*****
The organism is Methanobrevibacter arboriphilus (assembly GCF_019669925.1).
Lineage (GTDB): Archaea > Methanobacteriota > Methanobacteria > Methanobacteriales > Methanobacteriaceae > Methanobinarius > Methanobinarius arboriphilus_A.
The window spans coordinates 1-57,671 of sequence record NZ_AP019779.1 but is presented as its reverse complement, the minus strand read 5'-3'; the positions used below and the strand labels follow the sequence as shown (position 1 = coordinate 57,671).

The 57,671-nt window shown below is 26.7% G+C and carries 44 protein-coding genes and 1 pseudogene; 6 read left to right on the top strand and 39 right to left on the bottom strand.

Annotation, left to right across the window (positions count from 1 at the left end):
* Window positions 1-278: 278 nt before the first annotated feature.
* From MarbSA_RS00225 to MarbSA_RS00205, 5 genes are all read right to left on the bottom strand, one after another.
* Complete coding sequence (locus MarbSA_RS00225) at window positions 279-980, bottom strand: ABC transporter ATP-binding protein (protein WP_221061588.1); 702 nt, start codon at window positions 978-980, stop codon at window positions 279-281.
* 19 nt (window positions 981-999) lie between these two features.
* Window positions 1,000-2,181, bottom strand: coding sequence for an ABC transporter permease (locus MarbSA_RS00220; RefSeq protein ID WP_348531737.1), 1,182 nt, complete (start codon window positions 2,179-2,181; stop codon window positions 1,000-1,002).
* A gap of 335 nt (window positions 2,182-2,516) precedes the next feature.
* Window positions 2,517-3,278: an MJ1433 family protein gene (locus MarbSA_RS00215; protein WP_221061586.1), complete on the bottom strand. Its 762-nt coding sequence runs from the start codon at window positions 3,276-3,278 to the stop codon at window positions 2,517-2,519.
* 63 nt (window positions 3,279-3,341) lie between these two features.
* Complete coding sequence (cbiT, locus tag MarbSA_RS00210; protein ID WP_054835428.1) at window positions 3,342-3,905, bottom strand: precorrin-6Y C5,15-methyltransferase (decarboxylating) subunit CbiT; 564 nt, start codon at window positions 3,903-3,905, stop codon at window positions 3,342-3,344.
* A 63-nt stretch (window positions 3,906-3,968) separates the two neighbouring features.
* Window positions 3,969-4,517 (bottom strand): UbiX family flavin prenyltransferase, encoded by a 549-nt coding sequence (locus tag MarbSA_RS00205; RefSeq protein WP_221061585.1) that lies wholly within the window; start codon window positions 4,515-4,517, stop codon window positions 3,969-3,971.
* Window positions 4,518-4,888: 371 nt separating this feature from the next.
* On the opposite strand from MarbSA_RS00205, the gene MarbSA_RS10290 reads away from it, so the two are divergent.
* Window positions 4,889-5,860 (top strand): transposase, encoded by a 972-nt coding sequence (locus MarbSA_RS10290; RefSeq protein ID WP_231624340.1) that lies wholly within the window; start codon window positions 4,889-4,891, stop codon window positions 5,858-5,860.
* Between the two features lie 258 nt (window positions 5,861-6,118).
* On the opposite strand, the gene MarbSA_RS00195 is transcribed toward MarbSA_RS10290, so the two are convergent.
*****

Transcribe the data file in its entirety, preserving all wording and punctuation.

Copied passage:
The organism is Methanobrevibacter arboriphilus (assembly GCF_019669925.1).
Lineage (GTDB): Archaea > Methanobacteriota > Methanobacteria > Methanobacteriales > Methanobacteriaceae > Methanobinarius > Methanobinarius arboriphilus_A.
The window spans coordinates 1-57,671 of sequence record NZ_AP019779.1 but is presented as its reverse complement, the minus strand read 5'-3'; the positions used below and the strand labels follow the sequence as shown (position 1 = coordinate 57,671).

The 57,671-nt window shown below is 26.7% G+C and carries 44 protein-coding genes and 1 pseudogene; 6 read left to right on the top strand and 39 right to left on the bottom strand.

Annotation, left to right across the window (positions count from 1 at the left end):
* Window positions 1-278: 278 nt before the first annotated feature.
* From MarbSA_RS00225 to MarbSA_RS00205, 5 genes are all read right to left on the bottom strand, one after another.
* Complete coding sequence (locus MarbSA_RS00225) at window positions 279-980, bottom strand: ABC transporter ATP-binding protein (protein WP_221061588.1); 702 nt, start codon at window positions 978-980, stop codon at window positions 279-281.
* 19 nt (window positions 981-999) lie between these two features.
* Window positions 1,000-2,181, bottom strand: coding sequence for an ABC transporter permease (locus MarbSA_RS00220; RefSeq protein ID WP_348531737.1), 1,182 nt, complete (start codon window positions 2,179-2,181; stop codon window positions 1,000-1,002).
* A gap of 335 nt (window positions 2,182-2,516) precedes the next feature.
* Window positions 2,517-3,278: an MJ1433 family protein gene (locus MarbSA_RS00215; protein WP_221061586.1), complete on the bottom strand. Its 762-nt coding sequence runs from the start codon at window positions 3,276-3,278 to the stop codon at window positions 2,517-2,519.
* 63 nt (window positions 3,279-3,341) lie between these two features.
* Complete coding sequence (cbiT, locus tag MarbSA_RS00210; protein ID WP_054835428.1) at window positions 3,342-3,905, bottom strand: precorrin-6Y C5,15-methyltransferase (decarboxylating) subunit CbiT; 564 nt, start codon at window positions 3,903-3,905, stop codon at window positions 3,342-3,344.
* A 63-nt stretch (window positions 3,906-3,968) separates the two neighbouring features.
* Window positions 3,969-4,517 (bottom strand): UbiX family flavin prenyltransferase, encoded by a 549-nt coding sequence (locus tag MarbSA_RS00205; RefSeq protein WP_221061585.1) that lies wholly within the window; start codon window positions 4,515-4,517, stop codon window positions 3,969-3,971.
* Window positions 4,518-4,888: 371 nt separating this feature from the next.
* On the opposite strand from MarbSA_RS00205, the gene MarbSA_RS10290 reads away from it, so the two are divergent.
* Window positions 4,889-5,860 (top strand): transposase, encoded by a 972-nt coding sequence (locus MarbSA_RS10290; RefSeq protein ID WP_231624340.1) that lies wholly within the window; start codon window positions 4,889-4,891, stop codon window positions 5,858-5,860.
* Between the two features lie 258 nt (window positions 5,861-6,118).
* On the opposite strand, the gene MarbSA_RS00195 is transcribed toward MarbSA_RS10290, so the two are convergent.